6 Best Ways to Handle a Dissatisfied Client
Manta December 2017
The occasional unhappy client comes with the territory. These tips will help turn an unpleasant situation into a win for our business.
At one time or another, you will find yourself dealing with an angry or dissatisfied client. As unpleasant or uncomfortable these situations may seem initially, here are a few tips for keeping your reputation and professional demeanor intact.
1. KEEP YOUR HEAD LEVEL – If a client comes up to you in the throes of a temper tantrum, don’t panic! Nothing will be resolved if there is tension between you and the client. Take a deep breath and show you are confident in your business and your ability to help the person. Don’t match the person’s tone if they are upset: be the catalyst to help calm things down.
2. LISTEN CLOSELY TO WHAT THEY HAVE TO SAY – One of the biggest mistakes you can make when handling an angry client is not giving them the chance to explain the situation. If you try to rush them through a quick solution, the client will feel like you don’t care about their concerns and are just trying to get them out of your hair. Give the client time to explain the problem; even if they ramble, just grin and bear it while using your attentive listening skills to hear them out.
3. EMPATHIZE AND APOLOGIZE – After the client is finished venting about the problem, they want to know you can empathize with them. Let them know that you understand why they are upset. There is no need to be all business, let your softer side show though. Even if you don’t believe our company made a mistake, always apologize to let the client know that you acknowledge the inconvenience and care about what they think of you and the business.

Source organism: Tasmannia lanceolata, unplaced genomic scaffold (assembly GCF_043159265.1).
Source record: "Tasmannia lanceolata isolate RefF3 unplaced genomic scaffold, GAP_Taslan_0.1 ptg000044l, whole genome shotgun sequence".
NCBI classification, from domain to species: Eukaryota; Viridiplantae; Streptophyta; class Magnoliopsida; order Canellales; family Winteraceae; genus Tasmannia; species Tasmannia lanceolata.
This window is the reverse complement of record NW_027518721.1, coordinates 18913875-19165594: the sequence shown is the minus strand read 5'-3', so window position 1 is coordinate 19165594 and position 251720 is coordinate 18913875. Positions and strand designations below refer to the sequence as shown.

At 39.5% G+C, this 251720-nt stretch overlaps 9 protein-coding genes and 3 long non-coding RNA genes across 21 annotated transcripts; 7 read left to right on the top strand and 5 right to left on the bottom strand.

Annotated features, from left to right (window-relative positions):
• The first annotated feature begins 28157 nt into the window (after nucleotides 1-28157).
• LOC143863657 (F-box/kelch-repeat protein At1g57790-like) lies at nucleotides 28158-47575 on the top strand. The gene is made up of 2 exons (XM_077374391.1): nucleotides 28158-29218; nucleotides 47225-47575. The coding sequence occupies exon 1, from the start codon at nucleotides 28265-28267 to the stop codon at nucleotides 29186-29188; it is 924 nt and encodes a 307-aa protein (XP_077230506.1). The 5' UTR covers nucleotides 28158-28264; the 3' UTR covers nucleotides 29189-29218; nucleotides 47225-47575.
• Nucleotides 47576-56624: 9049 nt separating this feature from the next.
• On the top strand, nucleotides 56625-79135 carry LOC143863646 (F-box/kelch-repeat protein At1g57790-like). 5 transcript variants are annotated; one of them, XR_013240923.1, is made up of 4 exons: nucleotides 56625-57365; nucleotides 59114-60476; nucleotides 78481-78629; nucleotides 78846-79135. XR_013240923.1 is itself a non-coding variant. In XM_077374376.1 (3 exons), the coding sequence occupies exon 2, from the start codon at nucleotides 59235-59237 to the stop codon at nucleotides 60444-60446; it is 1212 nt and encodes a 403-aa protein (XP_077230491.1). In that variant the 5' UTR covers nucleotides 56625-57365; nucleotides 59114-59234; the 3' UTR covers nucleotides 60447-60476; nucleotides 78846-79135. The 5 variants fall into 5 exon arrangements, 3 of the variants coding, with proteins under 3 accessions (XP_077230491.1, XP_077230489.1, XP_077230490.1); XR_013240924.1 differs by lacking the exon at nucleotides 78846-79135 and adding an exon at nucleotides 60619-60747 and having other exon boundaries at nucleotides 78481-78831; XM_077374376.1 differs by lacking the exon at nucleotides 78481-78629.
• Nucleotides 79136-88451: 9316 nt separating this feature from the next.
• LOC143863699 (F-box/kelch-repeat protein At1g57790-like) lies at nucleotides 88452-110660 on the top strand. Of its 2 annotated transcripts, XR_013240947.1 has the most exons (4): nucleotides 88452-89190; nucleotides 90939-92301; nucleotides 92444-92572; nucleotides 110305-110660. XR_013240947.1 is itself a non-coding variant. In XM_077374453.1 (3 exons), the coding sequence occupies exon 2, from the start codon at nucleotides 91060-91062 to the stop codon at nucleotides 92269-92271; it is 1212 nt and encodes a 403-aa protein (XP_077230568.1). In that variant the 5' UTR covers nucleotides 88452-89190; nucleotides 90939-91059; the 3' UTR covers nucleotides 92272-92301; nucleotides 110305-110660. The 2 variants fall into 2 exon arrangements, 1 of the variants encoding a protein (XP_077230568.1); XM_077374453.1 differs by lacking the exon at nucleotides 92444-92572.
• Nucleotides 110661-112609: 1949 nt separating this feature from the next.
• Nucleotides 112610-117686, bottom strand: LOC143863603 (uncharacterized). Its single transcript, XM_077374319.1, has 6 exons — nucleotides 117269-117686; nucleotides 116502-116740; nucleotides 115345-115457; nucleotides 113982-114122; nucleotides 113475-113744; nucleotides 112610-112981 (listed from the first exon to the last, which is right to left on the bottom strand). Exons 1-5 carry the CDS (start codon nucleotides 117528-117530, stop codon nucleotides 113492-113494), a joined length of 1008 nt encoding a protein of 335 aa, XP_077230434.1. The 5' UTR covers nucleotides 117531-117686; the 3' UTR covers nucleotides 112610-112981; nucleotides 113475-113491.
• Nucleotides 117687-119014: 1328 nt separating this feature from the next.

4. OFFER A SOLUTION – The main reason that a dissatisfied client approaches you is to let you know they are unhappy, and they would like to see action taken. If you are unsure as to what direction to take, ask the client what a fitting solution would be for them, within reason of course. Or if you feel confident enough, you can offer a fair and realistic fix for the problem. Management is here to help when you are unsure how to address the client – the point is – make sure it is addressed – don’t let it fall into the cracks or pushed to a back burner.
5. DON’T TAKE IT PRTSONALLY – When someone storms up to you in anger and frustration, it can be easy to become defensive as a natural response. Try to remember that the client is not angry at your personally, they are dissatisfied with the performance of your products or services. You should never start an argument in your defense: this will solve nothing and can cause the situation to escalate. Having a thick skin is a requirement with those that deal with client complaints.
6. LEARN FROM WHAT HAPPENED – While you simply can’t please everyone all the time, it is crucial to learn from these unpleasant situations. Slip-ups and mistakes do happen – you are only humans, after all. Don’t allow yourself to stress over what happened and instead use it as a means of reflection of how you conduct business. What worked and what didn’t work? What could you have done differently? Every mistake, no matter how minor, is an opportunity for you to learn and improve the business.